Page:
Emotional State

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An Emotional State is a mental state / subjective experience that involves a psychophysiological response and a mental label (within an emotional agent).



  • (Wikipedia, 2023) ⇒ https://en.wikipedia.org/wiki/Emotion Retrieved:2023-6-20.
    • Emotions are mental states brought on by neurophysiological changes, variously associated with thoughts, feelings, behavioral responses, and a degree of pleasure or displeasure. [1] There is currently no scientific consensus on a definition. Emotions are often intertwined with mood, temperament, personality, disposition, or creativity.

      Research on emotion has increased over the past two decades with many fields contributing including psychology, medicine, history, sociology of emotions, and computer science. The numerous attempts to explain the origin, function and other aspects of emotions have fostered intense research on this topic. Theorizing about the evolutionary origin and possible purpose of emotion dates back to Charles Darwin. Current areas of research include the neuroscience of emotion, using tools like PET and fMRI scans to study the affective picture processes in the brain.

      From a mechanistic perspective, emotions can be defined as "a positive or negative experience that is associated with a particular pattern of physiological activity."[1] Emotions are complex, involving multiple different components, such as subjective experience, cognitive processes, expressive behavior, psychophysiological changes, and instrumental behavior.[2] [3] At one time, academics attempted to identify the emotion with one of the components: William James with a subjective experience, behaviorists with instrumental behavior, psychophysiologists with physiological changes, and so on. More recently, emotion is said to consist of all the components. The different components of emotion are categorized somewhat differently depending on the academic discipline. In psychology and philosophy, emotion typically includes a subjective, conscious experience characterized primarily by psychophysiological expressions, biological reactions, and mental states. A similar multi-componential description of emotion is found in sociology. For example, Peggy Thoits described emotions as involving physiological components, cultural or emotional labels (anger, surprise, etc.), expressive body actions, and the appraisal of situations and contexts.[4] Cognitive processes, like reasoning and decision-making, are often regarded as separate from emotional processes, making a division between "thinking" and "feeling". However, not all theories of emotion regard this separation as valid.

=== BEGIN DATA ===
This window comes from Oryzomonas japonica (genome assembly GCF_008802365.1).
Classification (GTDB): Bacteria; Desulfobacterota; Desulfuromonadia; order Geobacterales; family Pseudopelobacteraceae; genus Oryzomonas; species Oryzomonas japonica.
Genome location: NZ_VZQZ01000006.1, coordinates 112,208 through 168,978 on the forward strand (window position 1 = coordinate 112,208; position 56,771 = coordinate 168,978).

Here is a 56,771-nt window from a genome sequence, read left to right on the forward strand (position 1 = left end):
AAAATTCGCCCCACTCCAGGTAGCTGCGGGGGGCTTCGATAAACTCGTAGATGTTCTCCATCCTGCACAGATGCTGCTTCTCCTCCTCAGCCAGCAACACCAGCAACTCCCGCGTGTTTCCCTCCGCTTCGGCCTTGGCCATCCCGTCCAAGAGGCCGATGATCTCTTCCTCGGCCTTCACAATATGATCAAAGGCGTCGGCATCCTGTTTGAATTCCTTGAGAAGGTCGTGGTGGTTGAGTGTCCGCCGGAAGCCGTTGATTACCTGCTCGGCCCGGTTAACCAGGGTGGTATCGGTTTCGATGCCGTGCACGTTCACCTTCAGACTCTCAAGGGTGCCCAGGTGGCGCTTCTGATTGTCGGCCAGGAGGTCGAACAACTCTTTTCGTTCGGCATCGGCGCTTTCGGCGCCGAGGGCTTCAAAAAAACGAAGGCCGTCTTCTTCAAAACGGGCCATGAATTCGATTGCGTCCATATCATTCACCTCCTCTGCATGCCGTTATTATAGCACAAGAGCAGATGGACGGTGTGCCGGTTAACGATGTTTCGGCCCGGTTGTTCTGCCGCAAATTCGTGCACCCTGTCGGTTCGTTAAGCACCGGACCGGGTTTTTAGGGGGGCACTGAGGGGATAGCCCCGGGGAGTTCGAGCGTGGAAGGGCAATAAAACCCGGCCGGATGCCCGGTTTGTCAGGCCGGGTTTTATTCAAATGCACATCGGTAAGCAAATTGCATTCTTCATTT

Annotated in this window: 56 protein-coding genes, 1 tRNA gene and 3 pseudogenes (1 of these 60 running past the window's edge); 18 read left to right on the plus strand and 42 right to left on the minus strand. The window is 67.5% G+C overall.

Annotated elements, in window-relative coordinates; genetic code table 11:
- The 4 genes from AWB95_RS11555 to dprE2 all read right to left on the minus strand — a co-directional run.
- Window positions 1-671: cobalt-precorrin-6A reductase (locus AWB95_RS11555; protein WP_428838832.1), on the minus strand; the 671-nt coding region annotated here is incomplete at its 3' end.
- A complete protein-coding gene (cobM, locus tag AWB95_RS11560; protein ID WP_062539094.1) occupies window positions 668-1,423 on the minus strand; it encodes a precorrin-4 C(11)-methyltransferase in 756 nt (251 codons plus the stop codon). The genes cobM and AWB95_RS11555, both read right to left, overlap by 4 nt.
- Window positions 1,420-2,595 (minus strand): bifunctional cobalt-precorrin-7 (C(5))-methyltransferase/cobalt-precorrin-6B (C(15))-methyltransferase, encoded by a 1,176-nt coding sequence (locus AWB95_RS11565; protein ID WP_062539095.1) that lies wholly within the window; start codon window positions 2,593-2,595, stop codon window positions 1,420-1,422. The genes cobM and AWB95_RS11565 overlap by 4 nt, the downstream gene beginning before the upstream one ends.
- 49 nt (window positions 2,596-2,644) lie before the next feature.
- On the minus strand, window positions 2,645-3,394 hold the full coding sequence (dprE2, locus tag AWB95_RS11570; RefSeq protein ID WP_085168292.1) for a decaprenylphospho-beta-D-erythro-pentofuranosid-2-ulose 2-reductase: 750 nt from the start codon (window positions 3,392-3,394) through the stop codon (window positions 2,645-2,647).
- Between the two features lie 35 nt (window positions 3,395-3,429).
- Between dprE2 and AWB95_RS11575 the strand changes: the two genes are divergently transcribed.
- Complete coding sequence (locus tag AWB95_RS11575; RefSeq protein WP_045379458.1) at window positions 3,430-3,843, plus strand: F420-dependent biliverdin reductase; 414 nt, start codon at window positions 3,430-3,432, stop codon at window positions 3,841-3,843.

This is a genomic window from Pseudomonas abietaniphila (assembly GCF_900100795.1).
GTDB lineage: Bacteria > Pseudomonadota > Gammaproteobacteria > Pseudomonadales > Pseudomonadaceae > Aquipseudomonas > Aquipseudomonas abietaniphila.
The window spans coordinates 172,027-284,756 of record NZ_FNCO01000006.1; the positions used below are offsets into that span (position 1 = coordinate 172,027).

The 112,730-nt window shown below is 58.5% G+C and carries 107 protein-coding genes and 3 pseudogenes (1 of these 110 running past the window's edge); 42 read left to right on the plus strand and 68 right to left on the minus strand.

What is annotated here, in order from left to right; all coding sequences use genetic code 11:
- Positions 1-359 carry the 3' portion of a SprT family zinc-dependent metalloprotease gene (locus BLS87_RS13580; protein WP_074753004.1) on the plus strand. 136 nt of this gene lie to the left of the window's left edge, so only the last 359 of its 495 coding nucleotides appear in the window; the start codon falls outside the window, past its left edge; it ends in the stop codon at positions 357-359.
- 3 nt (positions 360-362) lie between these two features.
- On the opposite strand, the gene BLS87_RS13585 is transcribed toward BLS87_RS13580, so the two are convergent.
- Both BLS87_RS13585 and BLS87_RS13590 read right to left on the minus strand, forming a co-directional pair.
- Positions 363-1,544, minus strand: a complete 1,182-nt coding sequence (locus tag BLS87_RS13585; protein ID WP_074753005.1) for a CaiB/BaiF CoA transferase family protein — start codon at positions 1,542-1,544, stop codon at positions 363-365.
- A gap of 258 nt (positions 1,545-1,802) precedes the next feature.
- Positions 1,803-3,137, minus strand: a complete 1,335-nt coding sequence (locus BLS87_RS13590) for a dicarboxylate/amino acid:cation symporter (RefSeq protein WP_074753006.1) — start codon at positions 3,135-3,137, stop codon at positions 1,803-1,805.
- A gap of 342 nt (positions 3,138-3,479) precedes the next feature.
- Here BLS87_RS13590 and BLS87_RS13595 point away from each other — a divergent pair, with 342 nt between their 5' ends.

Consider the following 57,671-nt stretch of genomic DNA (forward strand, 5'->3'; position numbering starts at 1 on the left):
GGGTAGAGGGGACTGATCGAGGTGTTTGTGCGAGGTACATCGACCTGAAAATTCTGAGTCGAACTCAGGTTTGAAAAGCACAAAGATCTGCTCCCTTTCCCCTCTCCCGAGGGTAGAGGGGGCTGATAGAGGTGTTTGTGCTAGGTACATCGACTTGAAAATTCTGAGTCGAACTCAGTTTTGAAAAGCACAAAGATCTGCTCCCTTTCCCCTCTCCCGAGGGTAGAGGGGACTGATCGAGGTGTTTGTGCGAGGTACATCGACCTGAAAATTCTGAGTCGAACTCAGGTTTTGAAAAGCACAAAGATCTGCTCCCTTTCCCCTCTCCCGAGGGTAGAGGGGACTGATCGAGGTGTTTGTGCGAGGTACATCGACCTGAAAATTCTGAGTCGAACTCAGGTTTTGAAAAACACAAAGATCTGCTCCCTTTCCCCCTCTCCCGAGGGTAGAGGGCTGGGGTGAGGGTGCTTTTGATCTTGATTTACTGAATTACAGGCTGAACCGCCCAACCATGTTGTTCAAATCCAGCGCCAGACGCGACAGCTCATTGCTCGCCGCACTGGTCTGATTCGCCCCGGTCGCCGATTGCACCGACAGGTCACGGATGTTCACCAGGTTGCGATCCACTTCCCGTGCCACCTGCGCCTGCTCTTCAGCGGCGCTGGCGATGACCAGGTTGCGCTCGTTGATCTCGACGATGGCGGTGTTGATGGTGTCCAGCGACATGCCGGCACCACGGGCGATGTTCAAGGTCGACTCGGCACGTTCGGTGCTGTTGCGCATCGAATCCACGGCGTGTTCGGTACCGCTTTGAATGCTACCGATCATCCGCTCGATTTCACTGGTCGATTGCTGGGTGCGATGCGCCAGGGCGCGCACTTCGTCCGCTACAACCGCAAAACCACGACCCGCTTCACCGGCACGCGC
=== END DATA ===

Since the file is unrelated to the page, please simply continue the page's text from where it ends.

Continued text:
Nowadays most research into emotions in the clinical and well-being context focuses on emotion dynamics in daily life, predominantly the intensity of specific emotions, and their variability, instability, inertia, and differentiation, and whether and how emotions augment or blunt each other over time, and differences in these dynamics between people and along the lifespan.[5]

  1. 1.0 1.1 Schacter, Daniel L.; Gilbert, Daniel T.; Wegner, Daniel M. (2011). Psychology (2nd ed.). New York: Worth Publishers. p. 310. ISBN 978-1429237192.
  2. Cabral, J. Centurion; de Almeida, Rosa Maria Martins (2022). "From social status to emotions: Asymmetric contests predict emotional responses to victory and defeat". Emotion. 22 (4): 769–779. doi:10.1037/emo0000839. ISSN 1931-1516. PMID 32628033. S2CID 220371464.
  3. Scherer KR (2005). “What are emotions? And how can they be measured?". Social Science Information. 44 (4): 693–727. doi:10.1177/0539018405058216. S2CID 145575751.
  4. Thoits PA (1989). “The sociology of emotions". Annual Review of Sociology. 15: 317–342. doi:10.1146/annurev.soc.15.1.317.
  5. Reitsema, A.M. (2021). "Emotion dynamics in children and adolescents: A meta-analytic and descriptive review". Emotion. 22 (2): 374–396. doi:10.1037/emo0000970. PMID 34843305. S2CID 244748515.


  • Yann LeCun. (2015). Emotions are the effect low-level/instinctive drives and the anticipations of rewards.
    • QUOTE: (1) "AIs won't have emotions." They most likely will. Emotions are the effect low-level/instinctive drives and the anticipations of rewards.





  • (Tamir, 2009) ⇒ Maya Tamir. (2009). “What do people want to feel and why? Pleasure and utility in emotion regulation.” In: Current Directions in Psychological Science, 18(2).
    • ABSTRACT: It is typically assumed that people always want to feel good. Recent evidence, however, demonstrates that people want to feel unpleasant emotions, such as anger or fear, when these emotions promote the attainment of their long-term goals. If emotions are regulated for instrumental reasons, people should want to feel pleasant emotions when immediate benefits outweigh future benefits, but when future benefits outweigh immediate benefits, people may prefer to feel useful emotions, even if they are unpleasant. In this article, I describe an instrumental account of emotion regulation, review empirical evidence relevant to it, and discuss its implications for promoting adaptive emotional experiences.